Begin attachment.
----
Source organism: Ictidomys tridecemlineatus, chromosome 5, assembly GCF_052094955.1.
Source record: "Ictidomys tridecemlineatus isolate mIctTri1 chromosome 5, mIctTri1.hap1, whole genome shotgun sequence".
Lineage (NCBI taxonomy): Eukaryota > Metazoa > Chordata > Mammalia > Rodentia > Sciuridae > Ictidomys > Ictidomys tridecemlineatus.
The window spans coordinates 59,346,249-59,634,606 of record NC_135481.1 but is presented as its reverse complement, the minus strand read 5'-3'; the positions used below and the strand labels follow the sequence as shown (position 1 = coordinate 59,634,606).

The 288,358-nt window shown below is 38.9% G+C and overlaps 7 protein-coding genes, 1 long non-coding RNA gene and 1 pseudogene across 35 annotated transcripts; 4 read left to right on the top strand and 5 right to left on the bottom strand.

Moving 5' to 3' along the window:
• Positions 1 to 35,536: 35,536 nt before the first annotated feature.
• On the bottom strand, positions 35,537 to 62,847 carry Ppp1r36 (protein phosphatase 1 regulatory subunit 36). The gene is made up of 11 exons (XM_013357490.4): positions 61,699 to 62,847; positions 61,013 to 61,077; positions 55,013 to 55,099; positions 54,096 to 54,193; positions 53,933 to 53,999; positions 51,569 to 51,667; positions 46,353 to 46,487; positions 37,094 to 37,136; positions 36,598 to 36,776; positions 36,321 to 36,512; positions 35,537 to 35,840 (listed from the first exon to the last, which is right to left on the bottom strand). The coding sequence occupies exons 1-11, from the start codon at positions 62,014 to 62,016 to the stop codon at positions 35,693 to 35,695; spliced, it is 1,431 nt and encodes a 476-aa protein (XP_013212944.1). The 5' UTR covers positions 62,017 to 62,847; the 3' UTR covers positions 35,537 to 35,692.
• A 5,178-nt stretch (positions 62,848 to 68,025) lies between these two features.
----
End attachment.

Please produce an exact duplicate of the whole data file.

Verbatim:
Source organism: Ictidomys tridecemlineatus, chromosome 5, assembly GCF_052094955.1.
Source record: "Ictidomys tridecemlineatus isolate mIctTri1 chromosome 5, mIctTri1.hap1, whole genome shotgun sequence".
Lineage (NCBI taxonomy): Eukaryota > Metazoa > Chordata > Mammalia > Rodentia > Sciuridae > Ictidomys > Ictidomys tridecemlineatus.
The window spans coordinates 59,346,249-59,634,606 of record NC_135481.1 but is presented as its reverse complement, the minus strand read 5'-3'; the positions used below and the strand labels follow the sequence as shown (position 1 = coordinate 59,634,606).

The 288,358-nt window shown below is 38.9% G+C and overlaps 7 protein-coding genes, 1 long non-coding RNA gene and 1 pseudogene across 35 annotated transcripts; 4 read left to right on the top strand and 5 right to left on the bottom strand.

Moving 5' to 3' along the window:
• Positions 1 to 35,536: 35,536 nt before the first annotated feature.
• On the bottom strand, positions 35,537 to 62,847 carry Ppp1r36 (protein phosphatase 1 regulatory subunit 36). The gene is made up of 11 exons (XM_013357490.4): positions 61,699 to 62,847; positions 61,013 to 61,077; positions 55,013 to 55,099; positions 54,096 to 54,193; positions 53,933 to 53,999; positions 51,569 to 51,667; positions 46,353 to 46,487; positions 37,094 to 37,136; positions 36,598 to 36,776; positions 36,321 to 36,512; positions 35,537 to 35,840 (listed from the first exon to the last, which is right to left on the bottom strand). The coding sequence occupies exons 1-11, from the start codon at positions 62,014 to 62,016 to the stop codon at positions 35,693 to 35,695; spliced, it is 1,431 nt and encodes a 476-aa protein (XP_013212944.1). The 5' UTR covers positions 62,017 to 62,847; the 3' UTR covers positions 35,537 to 35,692.
• A 5,178-nt stretch (positions 62,848 to 68,025) lies between these two features.